In the last few decades, several studies have been done to evaluate the safety of oat consumption. Some of these studies are critical about the oat protein that can cause inflammation, especially in celiac patients. But these studies, in general, see oat as a gluten grain.
Here are the key findings of the 75 studies in general: –
- The oatmeal diet has high nutritional value, but it is totally NOT free of gluten
- Contamination with prolamins of cereals including oats is frequent
- Few of the clinical experiments suggest that a subgroup of celiac patients are also intolerant to the pure oats
- Oats with low avenin content are safe for celiac patients, but their reaction varies in all patients.
- Oats contain a form of protein known as avenin similar to gluten, which adds up to 80% of the total protein found in oats – for this reason, oats can’t be gluten-free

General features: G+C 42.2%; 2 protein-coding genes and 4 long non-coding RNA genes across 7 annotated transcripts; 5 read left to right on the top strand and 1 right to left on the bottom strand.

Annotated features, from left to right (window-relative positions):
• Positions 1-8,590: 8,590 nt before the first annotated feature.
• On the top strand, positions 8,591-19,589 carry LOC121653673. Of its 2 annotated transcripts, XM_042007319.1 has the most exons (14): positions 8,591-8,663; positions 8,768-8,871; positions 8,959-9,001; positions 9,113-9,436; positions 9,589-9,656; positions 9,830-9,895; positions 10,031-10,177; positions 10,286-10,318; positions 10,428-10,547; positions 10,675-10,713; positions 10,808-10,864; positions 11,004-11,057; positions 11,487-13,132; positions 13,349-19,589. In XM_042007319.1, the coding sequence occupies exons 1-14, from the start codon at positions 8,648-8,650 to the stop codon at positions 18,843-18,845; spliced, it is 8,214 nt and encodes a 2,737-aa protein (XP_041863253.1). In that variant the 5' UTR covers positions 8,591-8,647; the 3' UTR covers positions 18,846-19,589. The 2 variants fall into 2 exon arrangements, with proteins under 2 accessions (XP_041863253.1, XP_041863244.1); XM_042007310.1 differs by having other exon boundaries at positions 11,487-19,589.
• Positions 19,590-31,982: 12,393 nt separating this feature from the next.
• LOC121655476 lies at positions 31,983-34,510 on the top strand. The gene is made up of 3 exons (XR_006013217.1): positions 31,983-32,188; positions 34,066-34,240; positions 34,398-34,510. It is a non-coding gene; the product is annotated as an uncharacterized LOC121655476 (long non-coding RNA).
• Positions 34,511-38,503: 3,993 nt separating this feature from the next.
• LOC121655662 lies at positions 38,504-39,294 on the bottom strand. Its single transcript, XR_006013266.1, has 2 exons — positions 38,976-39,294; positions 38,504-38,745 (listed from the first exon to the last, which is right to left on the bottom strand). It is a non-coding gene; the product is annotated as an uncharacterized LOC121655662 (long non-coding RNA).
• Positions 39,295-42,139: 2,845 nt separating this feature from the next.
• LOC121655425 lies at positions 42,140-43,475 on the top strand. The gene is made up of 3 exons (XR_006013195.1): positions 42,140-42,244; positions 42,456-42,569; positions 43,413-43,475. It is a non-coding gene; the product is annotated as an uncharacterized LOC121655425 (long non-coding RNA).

- The presence of 12-16% of gluten in oats is very low compared to the 69% gluten protein composition of wheat; for this reason, reports of negative reactions in people consuming oats are very less.
- Gluten consumed as little as 20 ppm (parts per million) is enough to create an inflammatory reaction in celiac patients
- Celiac patients continue to remain ill even after giving up the traditional gluten diet
- To make the oatmeal safe, the development of assay methods to detect avenins in oat products with improved scientific methods is required
- Standard guidelines to be codified for the agricultural processing of oats and manufacturing of oat products